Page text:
The people of Flint tell their story to Congress, EMU faculty vote “no confidence” against their Regents, and The Black Opera contemplates a multimedia hip-hop tour to sow the seeds of social regeneration… on this weekend’s Saturday Six Pack

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When people call the Saturday Six Pack “the most ambitious little program on midwestern micro-watt AM” it’s shows like the one we have coming up this weekend that they’re thinking of. We’re not only going to be joined in the studio by hip-hop artist Jamall Bufford, who will be talking about the new multimedia project he’s currently in the process of creating, called Black Nirvana, and Eastern Michigan University faculty members Judith Kullberg and Howard Bunsis, who will be telling us what happens now that they’ve voted “no confidence” in their Board of Regents, but we’ll also be talking with Flint mother-of-four-turned-activist Lee Anne Walters and Virginia Tech’s Yanna Lambrinidou about their recent testimony before Congress on the subject of the Flint water crisis. To borrow a phrase from Donald Trump, “it’s going to be huge.”

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First up will be Bufford, a founding member of the interdisciplinary artist collective known as The Black Opera, with whom we’ll be discusing the group’s most recent project, which they’re hoping to take on the road this coming fall. Described by Bufford as “an earnest expression of music as a weapon for socioeconomic unity,” the ambitious hip-hop stage production, Black Nirvana, will tell the story of young artist in Detroit who, after the tragic death of his brother, creates a doorway through which he can travel through time to different periods of American history. Here, to give you a sense of work, which is being referred to as a “guided social experiment,” is the initial track that set the larger project in motion.

Through multimedia performance art The Black Opera will cultivate a revival-like energy using prose, rhythm and chorus to engage audience participants in a transcendent voyage to a place of social regeneration.” -The Black Opera

Then, after talking with Bufford, we’ll call Walters, the co-founder of Water You Fighting For?, at her home in Flint. Walters, who, during episode 36 of the Saturday Six Pack, walked us through the events of the last 18 months in Flint, from the first signs of lead poisoning that she began to see in her children, to the point when a sympathetic EPA employee broke protocol and gave her a preliminary study of the toxic water running into her her home, will be talking with us about her recent trip to Washington, DC to testify before Congress. Among other things, we’ll ask what happened behind the scenes, what she was told by members of Congress when the cameras weren’t running, and whether or not she gets the sense that this federal inquiry will actually lead to positive change.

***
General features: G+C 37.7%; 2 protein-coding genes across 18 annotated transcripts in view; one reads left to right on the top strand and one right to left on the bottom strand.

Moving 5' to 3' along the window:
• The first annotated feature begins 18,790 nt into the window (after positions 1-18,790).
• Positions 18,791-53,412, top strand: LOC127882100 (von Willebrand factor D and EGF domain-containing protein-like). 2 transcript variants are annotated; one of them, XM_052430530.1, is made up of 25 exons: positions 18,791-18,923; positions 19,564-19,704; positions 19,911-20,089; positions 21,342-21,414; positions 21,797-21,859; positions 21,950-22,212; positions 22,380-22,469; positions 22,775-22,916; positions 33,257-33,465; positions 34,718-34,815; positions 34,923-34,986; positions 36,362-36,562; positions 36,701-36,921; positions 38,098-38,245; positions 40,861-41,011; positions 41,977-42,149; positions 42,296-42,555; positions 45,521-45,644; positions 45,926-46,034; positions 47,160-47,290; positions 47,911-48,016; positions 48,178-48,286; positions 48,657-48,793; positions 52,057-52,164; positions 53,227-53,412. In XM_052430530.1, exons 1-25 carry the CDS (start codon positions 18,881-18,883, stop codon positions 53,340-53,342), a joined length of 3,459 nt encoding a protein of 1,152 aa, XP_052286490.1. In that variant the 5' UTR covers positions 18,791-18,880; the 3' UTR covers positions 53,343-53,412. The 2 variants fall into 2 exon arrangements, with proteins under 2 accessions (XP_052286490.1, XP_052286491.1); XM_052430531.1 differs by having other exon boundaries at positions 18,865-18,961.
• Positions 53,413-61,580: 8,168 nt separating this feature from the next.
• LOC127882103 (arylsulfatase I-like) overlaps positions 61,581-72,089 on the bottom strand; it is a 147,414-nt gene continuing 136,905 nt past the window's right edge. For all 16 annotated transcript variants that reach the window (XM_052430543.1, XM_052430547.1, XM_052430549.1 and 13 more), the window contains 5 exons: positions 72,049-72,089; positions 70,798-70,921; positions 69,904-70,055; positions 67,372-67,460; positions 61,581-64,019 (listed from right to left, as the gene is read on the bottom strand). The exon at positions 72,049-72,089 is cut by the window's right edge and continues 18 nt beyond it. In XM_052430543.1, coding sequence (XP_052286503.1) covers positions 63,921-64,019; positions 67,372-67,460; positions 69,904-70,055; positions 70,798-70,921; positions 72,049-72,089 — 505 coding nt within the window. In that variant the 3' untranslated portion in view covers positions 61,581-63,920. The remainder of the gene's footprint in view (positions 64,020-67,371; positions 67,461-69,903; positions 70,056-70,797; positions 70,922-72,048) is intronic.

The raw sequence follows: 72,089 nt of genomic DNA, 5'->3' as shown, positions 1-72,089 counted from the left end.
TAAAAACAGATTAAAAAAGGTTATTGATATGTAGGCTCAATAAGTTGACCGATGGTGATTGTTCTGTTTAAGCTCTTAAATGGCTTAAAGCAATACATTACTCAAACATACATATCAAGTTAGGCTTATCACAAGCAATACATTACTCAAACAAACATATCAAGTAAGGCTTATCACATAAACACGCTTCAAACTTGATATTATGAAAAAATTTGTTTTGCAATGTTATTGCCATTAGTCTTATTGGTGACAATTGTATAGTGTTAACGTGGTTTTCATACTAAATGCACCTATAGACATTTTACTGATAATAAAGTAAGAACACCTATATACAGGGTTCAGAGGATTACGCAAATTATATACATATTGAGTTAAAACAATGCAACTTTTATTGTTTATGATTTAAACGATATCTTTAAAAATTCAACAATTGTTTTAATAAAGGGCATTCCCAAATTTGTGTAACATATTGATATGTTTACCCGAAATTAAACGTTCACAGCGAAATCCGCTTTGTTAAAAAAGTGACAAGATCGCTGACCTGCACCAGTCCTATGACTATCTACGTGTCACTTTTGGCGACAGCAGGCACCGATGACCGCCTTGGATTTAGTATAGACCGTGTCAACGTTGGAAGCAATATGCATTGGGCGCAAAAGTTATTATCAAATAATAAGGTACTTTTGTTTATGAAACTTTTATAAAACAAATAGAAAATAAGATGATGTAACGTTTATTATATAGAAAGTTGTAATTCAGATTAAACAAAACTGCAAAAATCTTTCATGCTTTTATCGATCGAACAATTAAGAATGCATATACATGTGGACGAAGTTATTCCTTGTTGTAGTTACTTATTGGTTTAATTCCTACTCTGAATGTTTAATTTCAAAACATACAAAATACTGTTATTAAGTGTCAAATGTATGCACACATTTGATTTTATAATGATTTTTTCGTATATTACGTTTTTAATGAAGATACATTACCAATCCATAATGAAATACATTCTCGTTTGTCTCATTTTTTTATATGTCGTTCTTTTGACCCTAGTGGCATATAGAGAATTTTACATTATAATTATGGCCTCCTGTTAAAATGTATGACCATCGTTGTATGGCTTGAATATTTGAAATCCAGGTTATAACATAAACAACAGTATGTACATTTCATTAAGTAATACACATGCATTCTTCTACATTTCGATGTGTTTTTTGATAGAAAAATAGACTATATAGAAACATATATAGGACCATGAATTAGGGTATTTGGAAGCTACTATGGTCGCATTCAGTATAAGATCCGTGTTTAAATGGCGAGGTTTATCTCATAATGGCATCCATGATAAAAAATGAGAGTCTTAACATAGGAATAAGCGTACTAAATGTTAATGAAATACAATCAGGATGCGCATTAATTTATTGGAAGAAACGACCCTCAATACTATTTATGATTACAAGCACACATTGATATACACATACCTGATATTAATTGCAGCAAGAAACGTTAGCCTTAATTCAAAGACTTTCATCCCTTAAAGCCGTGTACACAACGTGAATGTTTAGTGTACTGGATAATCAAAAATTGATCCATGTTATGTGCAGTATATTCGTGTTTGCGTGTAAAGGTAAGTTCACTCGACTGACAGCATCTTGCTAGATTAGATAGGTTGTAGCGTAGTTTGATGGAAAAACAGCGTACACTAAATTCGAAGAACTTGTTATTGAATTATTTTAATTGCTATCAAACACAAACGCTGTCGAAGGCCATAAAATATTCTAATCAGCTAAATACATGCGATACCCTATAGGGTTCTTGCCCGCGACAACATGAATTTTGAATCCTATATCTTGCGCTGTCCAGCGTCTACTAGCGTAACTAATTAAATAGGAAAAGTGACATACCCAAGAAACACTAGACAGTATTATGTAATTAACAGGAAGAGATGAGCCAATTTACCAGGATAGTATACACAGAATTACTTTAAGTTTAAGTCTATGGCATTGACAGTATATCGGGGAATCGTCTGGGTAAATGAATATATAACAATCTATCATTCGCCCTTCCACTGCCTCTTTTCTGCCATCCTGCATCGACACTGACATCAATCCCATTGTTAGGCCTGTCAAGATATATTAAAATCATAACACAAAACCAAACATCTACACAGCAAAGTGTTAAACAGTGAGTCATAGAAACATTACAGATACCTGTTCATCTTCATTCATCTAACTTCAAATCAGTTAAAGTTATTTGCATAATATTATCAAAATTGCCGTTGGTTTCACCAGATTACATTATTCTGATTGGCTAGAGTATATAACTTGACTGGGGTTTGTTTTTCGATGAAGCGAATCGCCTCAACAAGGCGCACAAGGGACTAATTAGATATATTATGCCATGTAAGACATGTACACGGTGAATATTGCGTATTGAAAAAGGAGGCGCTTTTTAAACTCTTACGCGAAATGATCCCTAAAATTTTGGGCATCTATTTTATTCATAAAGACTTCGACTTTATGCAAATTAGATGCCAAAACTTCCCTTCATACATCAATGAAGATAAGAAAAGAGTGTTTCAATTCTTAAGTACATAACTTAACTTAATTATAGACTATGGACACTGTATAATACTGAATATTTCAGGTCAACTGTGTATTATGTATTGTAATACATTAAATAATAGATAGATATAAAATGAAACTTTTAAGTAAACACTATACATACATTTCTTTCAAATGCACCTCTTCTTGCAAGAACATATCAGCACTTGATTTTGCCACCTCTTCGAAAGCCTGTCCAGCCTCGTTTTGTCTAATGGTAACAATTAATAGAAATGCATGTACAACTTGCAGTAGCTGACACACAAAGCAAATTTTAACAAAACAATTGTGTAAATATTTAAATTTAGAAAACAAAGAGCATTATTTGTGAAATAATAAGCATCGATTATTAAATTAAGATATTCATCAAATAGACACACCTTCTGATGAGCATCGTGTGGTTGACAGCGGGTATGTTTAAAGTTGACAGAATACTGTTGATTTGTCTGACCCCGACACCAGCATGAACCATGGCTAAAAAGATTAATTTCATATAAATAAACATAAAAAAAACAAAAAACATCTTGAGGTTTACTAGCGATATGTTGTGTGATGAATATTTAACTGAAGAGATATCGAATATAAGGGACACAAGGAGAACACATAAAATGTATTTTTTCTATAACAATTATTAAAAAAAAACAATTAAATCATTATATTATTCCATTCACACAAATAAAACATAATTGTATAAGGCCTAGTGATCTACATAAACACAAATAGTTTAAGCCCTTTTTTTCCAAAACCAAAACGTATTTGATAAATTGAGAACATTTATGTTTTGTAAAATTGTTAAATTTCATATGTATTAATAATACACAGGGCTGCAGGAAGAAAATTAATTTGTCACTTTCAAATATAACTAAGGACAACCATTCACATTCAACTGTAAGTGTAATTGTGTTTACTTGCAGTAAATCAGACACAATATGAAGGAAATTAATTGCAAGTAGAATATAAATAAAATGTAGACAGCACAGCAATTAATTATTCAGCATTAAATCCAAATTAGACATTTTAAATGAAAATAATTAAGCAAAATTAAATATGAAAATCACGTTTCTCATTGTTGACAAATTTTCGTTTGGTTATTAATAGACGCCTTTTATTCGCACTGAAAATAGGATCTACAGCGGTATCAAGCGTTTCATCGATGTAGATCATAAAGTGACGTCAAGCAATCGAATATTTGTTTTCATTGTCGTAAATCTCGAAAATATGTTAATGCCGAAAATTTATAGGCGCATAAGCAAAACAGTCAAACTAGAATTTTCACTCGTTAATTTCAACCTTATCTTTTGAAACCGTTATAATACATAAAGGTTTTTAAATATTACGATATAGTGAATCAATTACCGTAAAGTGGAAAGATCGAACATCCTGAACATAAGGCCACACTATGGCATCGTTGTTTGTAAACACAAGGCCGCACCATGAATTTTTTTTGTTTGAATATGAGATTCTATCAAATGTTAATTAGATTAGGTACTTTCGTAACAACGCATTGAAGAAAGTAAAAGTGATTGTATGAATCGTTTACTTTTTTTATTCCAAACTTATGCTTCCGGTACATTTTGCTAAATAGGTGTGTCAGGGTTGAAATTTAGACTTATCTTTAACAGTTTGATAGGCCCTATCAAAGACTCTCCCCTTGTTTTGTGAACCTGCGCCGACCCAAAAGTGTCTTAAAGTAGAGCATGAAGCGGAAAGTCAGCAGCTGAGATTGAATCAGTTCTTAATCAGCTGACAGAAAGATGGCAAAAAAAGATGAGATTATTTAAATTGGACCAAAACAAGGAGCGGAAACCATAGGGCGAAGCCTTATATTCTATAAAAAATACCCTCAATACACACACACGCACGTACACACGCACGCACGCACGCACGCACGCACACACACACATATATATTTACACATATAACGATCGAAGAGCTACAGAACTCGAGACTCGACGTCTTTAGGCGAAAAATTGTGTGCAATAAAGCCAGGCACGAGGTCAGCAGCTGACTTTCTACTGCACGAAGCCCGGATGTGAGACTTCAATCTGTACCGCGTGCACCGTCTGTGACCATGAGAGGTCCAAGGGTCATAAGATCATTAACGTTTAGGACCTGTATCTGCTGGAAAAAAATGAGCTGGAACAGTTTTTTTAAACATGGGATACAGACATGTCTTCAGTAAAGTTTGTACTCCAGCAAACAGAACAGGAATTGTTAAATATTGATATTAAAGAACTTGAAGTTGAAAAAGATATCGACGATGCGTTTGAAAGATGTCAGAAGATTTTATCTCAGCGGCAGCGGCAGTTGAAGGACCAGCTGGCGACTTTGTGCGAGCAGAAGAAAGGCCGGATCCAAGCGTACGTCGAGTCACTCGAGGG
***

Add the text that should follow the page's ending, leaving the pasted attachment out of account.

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[That’s Walters on the right, standing next to Virginia Tech professor Marc Edwards.]

And, continuing our conversation about the situation in Flint, we’ll then call Yanna Lambrinidou, the President of Parents for Nontoxic Alternatives, who also just testified before Congress about her research and advocacy work around the lead contamination of drinking water. Here, to give you a sense of what we’ll be discussing, is an excerpt from Lambrinidou’s testimony, which not only makes a connection between what is happening today in Flint and what happened a dozen years ago in DC, but suggests that, due the weakening of the EPA’s Lead and Copper Rule, we could see more of the same in the near future.

…Flint and Washington, DC twelve years ago are not outliers. They are canaries in a coalmine. I am not the first to deliver this message. Serious weaknesses in the LCR (Lead and Copper Rule) and evidence of its often suboptimal implementation and enforcement have been noted steadily for the past 12 years in Congressional testimonies, independent governmental and non-governmental investigations, and many media reports.

The LCR is a public health law. It was enacted under the Safe Drinking Water Act (SDWA) of 1974 to protect consumers from lead and copper in drinking water. Yet 25 years after its promulgation, we know this: just in the 4-year period between 2000 and 2004, 274 water utilities exceeded the Rule’s Lead Action Level (LAL) and triggered its remediation requirements.

These exceedances alone placed 11.5 million residents at risk of exposure to lead for weeks, months, and potentially even years.

What separates these cases from Flint and DC, is that in Flint and DC the contamination was first discovered through lead poisoned children and their parents at a time when the utility met federal standards and assured everyone that the water was safe to drink. In Flint, it took 18 months for the problem to be confirmed, not by the City but by Virginia Tech; in the District it took 2.5 years for the problem to be made public, not by the water utility but by the Washington Post.